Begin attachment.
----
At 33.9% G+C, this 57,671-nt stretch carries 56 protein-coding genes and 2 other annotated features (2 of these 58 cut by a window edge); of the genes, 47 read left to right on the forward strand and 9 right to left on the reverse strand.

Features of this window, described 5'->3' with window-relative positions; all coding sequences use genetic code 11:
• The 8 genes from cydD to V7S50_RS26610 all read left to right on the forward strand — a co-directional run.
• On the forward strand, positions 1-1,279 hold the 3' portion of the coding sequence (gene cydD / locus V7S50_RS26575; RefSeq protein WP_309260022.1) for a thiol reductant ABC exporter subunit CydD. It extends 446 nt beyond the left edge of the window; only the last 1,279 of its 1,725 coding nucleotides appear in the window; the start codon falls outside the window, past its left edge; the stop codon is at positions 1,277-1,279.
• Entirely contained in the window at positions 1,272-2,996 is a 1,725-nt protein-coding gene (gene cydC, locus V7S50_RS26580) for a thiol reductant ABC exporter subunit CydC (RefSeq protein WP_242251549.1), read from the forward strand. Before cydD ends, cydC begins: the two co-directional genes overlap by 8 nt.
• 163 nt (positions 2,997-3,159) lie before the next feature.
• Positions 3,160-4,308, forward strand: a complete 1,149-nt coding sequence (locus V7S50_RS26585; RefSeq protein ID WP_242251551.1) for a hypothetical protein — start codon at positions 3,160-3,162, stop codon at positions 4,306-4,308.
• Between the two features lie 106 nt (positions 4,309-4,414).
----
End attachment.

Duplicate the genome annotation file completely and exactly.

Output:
At 33.9% G+C, this 57,671-nt stretch carries 56 protein-coding genes and 2 other annotated features (2 of these 58 cut by a window edge); of the genes, 47 read left to right on the forward strand and 9 right to left on the reverse strand.

Features of this window, described 5'->3' with window-relative positions; all coding sequences use genetic code 11:
• The 8 genes from cydD to V7S50_RS26610 all read left to right on the forward strand — a co-directional run.
• On the forward strand, positions 1-1,279 hold the 3' portion of the coding sequence (gene cydD / locus V7S50_RS26575; RefSeq protein WP_309260022.1) for a thiol reductant ABC exporter subunit CydD. It extends 446 nt beyond the left edge of the window; only the last 1,279 of its 1,725 coding nucleotides appear in the window; the start codon falls outside the window, past its left edge; the stop codon is at positions 1,277-1,279.
• Entirely contained in the window at positions 1,272-2,996 is a 1,725-nt protein-coding gene (gene cydC, locus V7S50_RS26580) for a thiol reductant ABC exporter subunit CydC (RefSeq protein WP_242251549.1), read from the forward strand. Before cydD ends, cydC begins: the two co-directional genes overlap by 8 nt.
• 163 nt (positions 2,997-3,159) lie before the next feature.
• Positions 3,160-4,308, forward strand: a complete 1,149-nt coding sequence (locus V7S50_RS26585; RefSeq protein ID WP_242251551.1) for a hypothetical protein — start codon at positions 3,160-3,162, stop codon at positions 4,306-4,308.
• Between the two features lie 106 nt (positions 4,309-4,414).